Novicki is confident her life in public service and experience working in dangerous and war-torn countries has well-prepared her for the job of leading the town.  “I have fought every step of the way throughout my life to meet and surpass challenges, always with a clear vision of who I am, what I believe in and what I want to accomplish.  I accepted what the UN lexicon calls hardship stations, places no one wants to go to – with no running water, no electricity, and a traumatized population from terrible civil wars.  I’ve sat with the parents of children whose limbs have been amputated by crazed rebels, women who had been raped by crazed rebels, lobbied for release of child soldiers, and flown on helicopters into rebel held territory where I came face to face with armed and dangerous war lords and talked to them about disarmament,” she said.  “I know how to get a message across; I tell you these things so you know who I really am.  I’m tough, tenacious and never met a challenge I haven’t faced with fearless determination.”

She has managed offices with as many as 300 staff members stationed around the world, and been responsible for large and small budgets.  “I treat everyone as equals and my staff has always been high producing and respected.  People were in tears when I retired.  I’ve always had a commitment to improving the quality of people’s lives, whether its people in Africa or people in Orange, Connecticut,” she said.  “People everywhere want the same things, good education, a safe and peaceful place to raise their families, job opportunities, and services that meet their needs.”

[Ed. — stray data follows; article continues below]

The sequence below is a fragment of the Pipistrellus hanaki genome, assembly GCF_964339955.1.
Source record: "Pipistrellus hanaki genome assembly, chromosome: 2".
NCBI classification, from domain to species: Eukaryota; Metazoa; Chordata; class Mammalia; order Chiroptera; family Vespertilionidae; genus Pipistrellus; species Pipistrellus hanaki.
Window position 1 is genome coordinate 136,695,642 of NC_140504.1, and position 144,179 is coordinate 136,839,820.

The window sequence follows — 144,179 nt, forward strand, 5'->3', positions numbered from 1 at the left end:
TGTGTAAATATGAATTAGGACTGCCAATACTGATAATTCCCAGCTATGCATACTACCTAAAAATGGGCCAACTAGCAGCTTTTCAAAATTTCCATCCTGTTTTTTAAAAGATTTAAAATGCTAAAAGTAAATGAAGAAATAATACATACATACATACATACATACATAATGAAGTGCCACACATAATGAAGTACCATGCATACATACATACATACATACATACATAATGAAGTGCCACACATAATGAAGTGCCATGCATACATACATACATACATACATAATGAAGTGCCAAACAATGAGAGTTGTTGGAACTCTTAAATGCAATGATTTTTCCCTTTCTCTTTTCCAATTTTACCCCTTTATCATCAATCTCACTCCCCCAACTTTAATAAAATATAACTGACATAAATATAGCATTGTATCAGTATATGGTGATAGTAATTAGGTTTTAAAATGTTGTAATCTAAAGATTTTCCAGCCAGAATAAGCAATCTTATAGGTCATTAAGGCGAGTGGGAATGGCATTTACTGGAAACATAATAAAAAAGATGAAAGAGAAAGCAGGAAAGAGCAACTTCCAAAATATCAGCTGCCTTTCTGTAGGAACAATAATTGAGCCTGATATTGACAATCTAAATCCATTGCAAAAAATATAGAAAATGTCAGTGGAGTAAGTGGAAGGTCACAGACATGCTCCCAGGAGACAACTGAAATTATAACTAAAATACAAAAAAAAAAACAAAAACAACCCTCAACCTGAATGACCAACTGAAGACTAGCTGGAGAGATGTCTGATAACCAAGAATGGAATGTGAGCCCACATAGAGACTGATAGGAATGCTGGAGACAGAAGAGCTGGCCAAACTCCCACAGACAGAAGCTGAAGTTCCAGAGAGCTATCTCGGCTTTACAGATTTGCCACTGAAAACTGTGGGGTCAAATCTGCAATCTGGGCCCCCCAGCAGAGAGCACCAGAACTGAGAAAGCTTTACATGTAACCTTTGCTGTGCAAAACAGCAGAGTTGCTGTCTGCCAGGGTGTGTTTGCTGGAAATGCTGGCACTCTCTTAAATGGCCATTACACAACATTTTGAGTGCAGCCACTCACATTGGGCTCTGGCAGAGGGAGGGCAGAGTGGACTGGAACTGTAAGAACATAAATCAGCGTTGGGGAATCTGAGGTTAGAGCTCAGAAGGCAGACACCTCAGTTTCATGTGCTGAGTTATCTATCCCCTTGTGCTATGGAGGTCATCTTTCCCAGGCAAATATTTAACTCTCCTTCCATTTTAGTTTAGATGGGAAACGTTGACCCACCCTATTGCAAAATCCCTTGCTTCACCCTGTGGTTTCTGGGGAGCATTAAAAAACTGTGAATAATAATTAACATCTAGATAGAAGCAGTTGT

In her last post at UN Headquarters before retirement, she headed the Strategic Communications Division, managing 63 UN information offices around the world and leading the Organization’s communications campaigns on key issues, including human rights, sustainable development, climate change, gender equality and peacekeeping.  She holds a BS degree from Georgetown University’s School of Foreign Service in Washington, D.C, and a Master’s Degree from Columbia University’s School of International Affairs in New York in 1979.

July 18th, the day of her nomination, was also the birthday of one of her heroes, Nelson Mandela.  Novicki recounted it brought to mind one of his famous quotes, which she shared with her supporters, “It always seems impossible – till it’s done.”


Board of Selectmen:  (3) Mitch Goldblatt, Paul Davis, and Jen Alfaro;

Town Clerk:  Patrick O’Sullivan;

Tax Collector:  Kristin Zanjani;

Board of Finance:  (3) PJ Shanley, Shirley Fiedler, Stu Chrystal;

Plan and Zoning:  (2) Mike Sodins, Matt Norko;

Orange Board of Education:  (3) Mary Welander, Frank Renaldi, Charles Flynn;

Amity Board of Education:  (3) Carla Eichler, Mark Rawden, Ray Tuccio [2-year term] John Gagel;

Constables:  (4) Bob Shanley, Randy Thomas, Santo Galatioto, Jr, Marianne Miller.

By Laura Fantarella – Orange Town News Correspondent